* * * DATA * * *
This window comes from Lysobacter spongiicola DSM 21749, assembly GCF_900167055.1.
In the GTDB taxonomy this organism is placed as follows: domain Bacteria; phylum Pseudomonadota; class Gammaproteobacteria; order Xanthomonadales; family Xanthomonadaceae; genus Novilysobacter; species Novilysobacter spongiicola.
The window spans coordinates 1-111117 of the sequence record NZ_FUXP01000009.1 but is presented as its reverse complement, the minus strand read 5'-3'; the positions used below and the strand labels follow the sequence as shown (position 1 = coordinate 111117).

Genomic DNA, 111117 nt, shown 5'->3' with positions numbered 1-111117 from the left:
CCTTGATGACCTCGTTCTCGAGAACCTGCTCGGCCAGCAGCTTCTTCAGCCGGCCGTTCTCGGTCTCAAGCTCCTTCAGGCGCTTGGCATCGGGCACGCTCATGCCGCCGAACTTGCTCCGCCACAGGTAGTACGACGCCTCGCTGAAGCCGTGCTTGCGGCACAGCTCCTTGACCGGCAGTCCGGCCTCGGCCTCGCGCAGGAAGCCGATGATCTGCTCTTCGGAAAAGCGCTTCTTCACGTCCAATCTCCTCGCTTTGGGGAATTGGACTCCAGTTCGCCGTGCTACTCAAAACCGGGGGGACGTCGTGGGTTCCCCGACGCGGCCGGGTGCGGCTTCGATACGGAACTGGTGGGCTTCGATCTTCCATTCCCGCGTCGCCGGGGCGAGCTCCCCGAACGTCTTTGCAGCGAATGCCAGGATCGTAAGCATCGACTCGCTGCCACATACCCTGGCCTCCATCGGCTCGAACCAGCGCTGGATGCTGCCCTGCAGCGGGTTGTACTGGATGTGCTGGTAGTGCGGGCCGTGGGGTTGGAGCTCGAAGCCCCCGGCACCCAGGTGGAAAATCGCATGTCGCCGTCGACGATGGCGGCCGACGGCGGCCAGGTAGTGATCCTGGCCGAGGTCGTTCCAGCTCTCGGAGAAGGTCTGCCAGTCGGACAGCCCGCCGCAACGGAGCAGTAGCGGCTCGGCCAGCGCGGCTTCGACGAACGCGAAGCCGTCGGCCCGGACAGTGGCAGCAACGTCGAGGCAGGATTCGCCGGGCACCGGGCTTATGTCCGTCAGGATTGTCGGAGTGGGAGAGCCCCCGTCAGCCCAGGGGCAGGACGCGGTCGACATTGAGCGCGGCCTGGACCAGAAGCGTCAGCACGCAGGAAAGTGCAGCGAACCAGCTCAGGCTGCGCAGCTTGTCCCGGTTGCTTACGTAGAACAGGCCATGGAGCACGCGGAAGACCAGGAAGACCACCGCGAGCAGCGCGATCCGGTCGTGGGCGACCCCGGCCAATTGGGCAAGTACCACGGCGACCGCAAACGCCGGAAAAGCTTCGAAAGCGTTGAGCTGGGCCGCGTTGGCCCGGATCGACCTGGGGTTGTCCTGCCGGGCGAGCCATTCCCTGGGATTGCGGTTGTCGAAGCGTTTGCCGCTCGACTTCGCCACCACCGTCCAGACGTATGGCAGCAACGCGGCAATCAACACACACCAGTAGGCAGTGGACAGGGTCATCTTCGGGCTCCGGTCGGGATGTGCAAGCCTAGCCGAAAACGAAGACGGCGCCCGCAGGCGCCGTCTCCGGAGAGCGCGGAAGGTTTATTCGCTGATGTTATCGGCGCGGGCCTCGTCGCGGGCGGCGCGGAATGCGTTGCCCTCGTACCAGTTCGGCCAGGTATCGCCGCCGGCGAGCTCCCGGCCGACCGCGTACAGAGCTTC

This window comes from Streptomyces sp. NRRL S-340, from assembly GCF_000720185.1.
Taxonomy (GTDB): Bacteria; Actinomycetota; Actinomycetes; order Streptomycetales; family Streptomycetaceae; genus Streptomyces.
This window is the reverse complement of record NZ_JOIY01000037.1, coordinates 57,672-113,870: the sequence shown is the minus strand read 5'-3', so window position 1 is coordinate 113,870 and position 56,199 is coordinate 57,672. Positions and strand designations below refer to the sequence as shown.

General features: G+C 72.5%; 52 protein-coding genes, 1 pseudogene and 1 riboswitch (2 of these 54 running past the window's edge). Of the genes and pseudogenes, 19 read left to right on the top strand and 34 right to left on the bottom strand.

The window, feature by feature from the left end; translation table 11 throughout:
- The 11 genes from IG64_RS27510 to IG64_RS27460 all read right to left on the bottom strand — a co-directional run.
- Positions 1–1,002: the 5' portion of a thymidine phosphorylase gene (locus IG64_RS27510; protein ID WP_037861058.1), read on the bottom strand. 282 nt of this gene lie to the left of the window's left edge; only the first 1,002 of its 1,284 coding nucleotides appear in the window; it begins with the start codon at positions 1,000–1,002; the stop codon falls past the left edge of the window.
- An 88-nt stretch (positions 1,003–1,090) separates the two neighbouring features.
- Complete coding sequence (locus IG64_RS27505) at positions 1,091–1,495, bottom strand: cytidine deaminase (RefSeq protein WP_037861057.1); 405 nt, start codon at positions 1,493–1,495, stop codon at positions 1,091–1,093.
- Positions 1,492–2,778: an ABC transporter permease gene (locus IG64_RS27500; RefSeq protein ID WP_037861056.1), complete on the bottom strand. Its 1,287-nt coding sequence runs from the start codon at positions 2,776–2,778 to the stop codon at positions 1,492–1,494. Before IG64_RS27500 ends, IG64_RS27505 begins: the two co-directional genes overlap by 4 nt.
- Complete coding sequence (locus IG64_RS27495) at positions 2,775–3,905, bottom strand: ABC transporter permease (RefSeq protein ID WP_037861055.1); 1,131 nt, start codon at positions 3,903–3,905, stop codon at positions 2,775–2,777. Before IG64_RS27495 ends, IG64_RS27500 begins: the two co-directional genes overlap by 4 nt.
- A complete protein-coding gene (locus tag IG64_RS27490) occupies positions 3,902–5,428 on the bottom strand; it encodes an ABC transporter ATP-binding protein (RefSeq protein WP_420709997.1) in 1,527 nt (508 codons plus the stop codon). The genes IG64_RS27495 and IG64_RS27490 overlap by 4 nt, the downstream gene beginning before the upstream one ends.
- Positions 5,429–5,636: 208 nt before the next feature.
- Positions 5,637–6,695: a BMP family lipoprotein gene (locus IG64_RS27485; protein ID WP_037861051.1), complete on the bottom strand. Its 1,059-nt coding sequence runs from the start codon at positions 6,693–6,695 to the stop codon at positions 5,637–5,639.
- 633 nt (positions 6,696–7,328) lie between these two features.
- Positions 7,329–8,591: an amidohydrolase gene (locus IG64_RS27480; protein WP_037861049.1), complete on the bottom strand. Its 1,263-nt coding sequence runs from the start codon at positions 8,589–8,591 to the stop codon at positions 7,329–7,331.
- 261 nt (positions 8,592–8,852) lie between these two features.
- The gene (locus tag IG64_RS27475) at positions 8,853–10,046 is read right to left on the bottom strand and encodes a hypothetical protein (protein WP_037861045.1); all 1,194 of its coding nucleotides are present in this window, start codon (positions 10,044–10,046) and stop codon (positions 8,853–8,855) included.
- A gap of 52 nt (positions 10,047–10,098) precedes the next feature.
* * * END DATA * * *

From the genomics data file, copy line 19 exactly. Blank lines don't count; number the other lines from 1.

- Positions 5,637–6,695: a BMP family lipoprotein gene (locus IG64_RS27485; protein ID WP_037861051.1), complete on the bottom strand. Its 1,059-nt coding sequence runs from the start codon at positions 6,693–6,695 to the stop codon at positions 5,637–5,639.